Oracle backup with RMAN
Oracle Recovery Manager (RMAN) is the preferred method of backing up Oracle and is included with every copy of Oracle. Without any plug-ins/agents from a commercial backup software package, RMAN can back up by itself to a local disk. (You can then back up this disk backup using standard backup software.) To back up over the network or to a tape drive, you'll need a plug-in/agent from your commercial backup software company, and this can cost hundreds to thousands of dollars depending on the product. However, this cost does come with a lot of functionality such as advanced scheduling, reporting, and automated copying of the backups for offsite purposes.
RMAN also requires some scripting, but does not require as much querying of the database to know what needs to happen. Where a user-managed backup script needs to ask Oracle where all the data files, control files, and redo logs are, RMAN already knows all these things and simply needs to be told to back them up to the predetermined backup destination using commands like backup database, backup controlfile, or backup archivelog. There is also no need to put an Oracle database into backup mode, as Oracle is the one transferring the blocks to the backup destination and knows when each block was backed up, so there is no need to freeze the SCN or add additional data to the redo logs. Besides being less complex than user-managed backups, the big advantage to RMAN is being able to perform true incremental backups.
Oracle recovery best practices
The real advantage to RMAN over user-managed backups can be seen during a recovery. During a recovery from a user-managed backup, it is up to the user to know the proper time to restore data files from, put each part of the database in the appropriate mode, restore the data files from wherever they were backed up, then perform media recovery to bring those files up to date. With RMAN, you can simply say restore database and recover database. RMAN will figure out which data files need to be restored and recovered, and it knows where all of this data is stored and will grab it from the appropriate place.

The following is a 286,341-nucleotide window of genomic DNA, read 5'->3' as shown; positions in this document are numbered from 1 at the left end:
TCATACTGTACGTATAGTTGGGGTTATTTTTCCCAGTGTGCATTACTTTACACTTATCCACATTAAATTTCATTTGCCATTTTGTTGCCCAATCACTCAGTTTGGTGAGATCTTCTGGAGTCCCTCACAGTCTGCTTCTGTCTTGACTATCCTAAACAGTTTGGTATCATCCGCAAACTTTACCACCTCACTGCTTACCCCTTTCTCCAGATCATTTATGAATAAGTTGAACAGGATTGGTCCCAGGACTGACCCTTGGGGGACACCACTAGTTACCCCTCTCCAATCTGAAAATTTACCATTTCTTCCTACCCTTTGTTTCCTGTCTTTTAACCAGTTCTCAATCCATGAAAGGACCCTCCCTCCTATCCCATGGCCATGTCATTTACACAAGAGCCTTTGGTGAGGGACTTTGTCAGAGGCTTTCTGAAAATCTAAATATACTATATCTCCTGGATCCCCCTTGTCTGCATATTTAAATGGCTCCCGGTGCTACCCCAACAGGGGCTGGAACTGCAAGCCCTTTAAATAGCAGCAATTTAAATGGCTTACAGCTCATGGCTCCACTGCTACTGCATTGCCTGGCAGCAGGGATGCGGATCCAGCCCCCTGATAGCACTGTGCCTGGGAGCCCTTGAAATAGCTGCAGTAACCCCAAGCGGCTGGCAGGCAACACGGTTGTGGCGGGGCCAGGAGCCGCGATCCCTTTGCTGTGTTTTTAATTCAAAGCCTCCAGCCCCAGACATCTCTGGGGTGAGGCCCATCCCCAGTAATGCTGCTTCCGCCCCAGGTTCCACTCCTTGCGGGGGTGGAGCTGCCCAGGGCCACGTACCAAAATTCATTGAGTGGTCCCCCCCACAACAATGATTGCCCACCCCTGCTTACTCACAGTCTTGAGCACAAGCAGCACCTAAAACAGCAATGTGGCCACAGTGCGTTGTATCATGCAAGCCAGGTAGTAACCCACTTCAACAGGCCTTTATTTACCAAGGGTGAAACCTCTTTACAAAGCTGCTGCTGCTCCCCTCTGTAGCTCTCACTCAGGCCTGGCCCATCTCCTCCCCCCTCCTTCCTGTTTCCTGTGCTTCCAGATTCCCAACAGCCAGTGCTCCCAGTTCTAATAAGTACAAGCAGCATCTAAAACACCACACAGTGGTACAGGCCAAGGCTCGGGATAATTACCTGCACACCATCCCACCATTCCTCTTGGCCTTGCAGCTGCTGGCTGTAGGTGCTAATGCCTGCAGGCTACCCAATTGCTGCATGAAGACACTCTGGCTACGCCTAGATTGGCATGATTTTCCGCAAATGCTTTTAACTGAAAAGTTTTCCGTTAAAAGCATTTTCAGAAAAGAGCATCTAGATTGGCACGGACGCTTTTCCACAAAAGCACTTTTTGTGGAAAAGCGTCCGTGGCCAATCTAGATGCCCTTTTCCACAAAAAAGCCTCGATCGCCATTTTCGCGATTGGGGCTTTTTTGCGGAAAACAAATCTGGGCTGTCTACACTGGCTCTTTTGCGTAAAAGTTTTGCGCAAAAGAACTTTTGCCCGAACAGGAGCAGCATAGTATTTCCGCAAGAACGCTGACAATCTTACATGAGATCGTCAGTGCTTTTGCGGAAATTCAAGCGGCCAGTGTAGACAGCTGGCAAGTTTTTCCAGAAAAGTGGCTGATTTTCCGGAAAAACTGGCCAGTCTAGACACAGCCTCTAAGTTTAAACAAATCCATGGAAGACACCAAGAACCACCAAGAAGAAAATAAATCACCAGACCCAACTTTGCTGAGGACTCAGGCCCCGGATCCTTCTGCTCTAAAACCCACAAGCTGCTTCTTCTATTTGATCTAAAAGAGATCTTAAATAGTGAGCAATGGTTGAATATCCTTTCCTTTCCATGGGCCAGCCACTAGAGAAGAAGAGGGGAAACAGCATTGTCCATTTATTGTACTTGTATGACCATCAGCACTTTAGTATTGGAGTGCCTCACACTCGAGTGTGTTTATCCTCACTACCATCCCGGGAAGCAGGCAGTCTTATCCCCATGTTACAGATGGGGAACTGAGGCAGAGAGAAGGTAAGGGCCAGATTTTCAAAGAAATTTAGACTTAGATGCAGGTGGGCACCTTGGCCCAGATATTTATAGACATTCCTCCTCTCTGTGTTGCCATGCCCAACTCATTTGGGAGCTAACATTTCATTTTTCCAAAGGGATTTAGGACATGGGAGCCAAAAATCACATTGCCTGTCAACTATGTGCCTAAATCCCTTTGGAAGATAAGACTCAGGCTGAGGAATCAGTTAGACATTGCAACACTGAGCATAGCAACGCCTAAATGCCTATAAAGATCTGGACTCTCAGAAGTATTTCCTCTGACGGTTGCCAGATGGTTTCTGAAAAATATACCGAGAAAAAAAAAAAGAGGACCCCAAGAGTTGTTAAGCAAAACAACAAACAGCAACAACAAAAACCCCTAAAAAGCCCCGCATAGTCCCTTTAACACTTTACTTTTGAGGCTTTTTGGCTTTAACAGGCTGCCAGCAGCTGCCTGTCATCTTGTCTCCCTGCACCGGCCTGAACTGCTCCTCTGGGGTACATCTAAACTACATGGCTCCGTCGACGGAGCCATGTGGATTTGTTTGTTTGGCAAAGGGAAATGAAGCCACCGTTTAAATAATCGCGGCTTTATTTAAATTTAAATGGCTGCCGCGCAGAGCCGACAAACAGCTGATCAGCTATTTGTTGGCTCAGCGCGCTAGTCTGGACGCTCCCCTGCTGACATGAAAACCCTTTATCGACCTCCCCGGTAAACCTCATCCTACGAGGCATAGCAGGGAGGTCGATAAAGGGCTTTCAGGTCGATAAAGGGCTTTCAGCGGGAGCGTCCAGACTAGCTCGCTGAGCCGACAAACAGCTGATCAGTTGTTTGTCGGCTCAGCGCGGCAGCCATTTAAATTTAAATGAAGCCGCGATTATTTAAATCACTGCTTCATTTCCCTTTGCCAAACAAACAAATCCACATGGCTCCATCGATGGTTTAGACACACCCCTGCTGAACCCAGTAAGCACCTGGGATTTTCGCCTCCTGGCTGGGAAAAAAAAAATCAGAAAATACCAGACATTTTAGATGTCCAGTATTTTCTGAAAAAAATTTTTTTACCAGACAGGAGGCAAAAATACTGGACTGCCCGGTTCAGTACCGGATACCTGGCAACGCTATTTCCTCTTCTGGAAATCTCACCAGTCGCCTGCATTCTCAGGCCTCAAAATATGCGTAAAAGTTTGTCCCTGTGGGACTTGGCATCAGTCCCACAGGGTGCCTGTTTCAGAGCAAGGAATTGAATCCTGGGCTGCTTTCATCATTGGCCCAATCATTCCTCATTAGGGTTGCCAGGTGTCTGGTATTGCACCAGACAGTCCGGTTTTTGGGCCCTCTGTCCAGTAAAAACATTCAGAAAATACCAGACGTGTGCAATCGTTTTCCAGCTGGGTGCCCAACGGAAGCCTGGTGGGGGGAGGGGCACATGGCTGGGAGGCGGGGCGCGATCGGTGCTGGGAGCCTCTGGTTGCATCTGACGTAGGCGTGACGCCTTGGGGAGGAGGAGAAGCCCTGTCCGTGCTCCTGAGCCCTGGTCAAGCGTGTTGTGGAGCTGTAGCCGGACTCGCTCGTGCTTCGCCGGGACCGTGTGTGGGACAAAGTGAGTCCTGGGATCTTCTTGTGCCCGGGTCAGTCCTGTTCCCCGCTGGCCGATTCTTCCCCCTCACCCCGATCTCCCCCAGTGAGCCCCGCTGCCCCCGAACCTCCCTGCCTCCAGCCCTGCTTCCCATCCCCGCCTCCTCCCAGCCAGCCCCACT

It's appropriate to sum this column up with the following Oracle backup best practice: If you are not currently performing RMAN-based backups, you should be. It is easier during backups and recoveries. If you can't afford the agent, consider using it in a standalone fashion without an agent. All you need is a disk system large enough to hold a copy of your database and RMAN will back up to it free of charge.
About this author: W. Curtis Preston (a.k.a. "Mr. Backup"), executive editor and independent backup expert, has been singularly focused on data backup and recovery for more than 15 years. From starting as a backup admin at a $35 billion dollar credit card company to being one of the most sought-after consultants, writers and speakers in this space, it's hard to find someone more focused on recovering lost data. He is the webmaster of BackupCentral.com, the author of hundreds of articles, and the books "Backup and Recovery" and "Using SANs and NAS."
This was first published in August 2010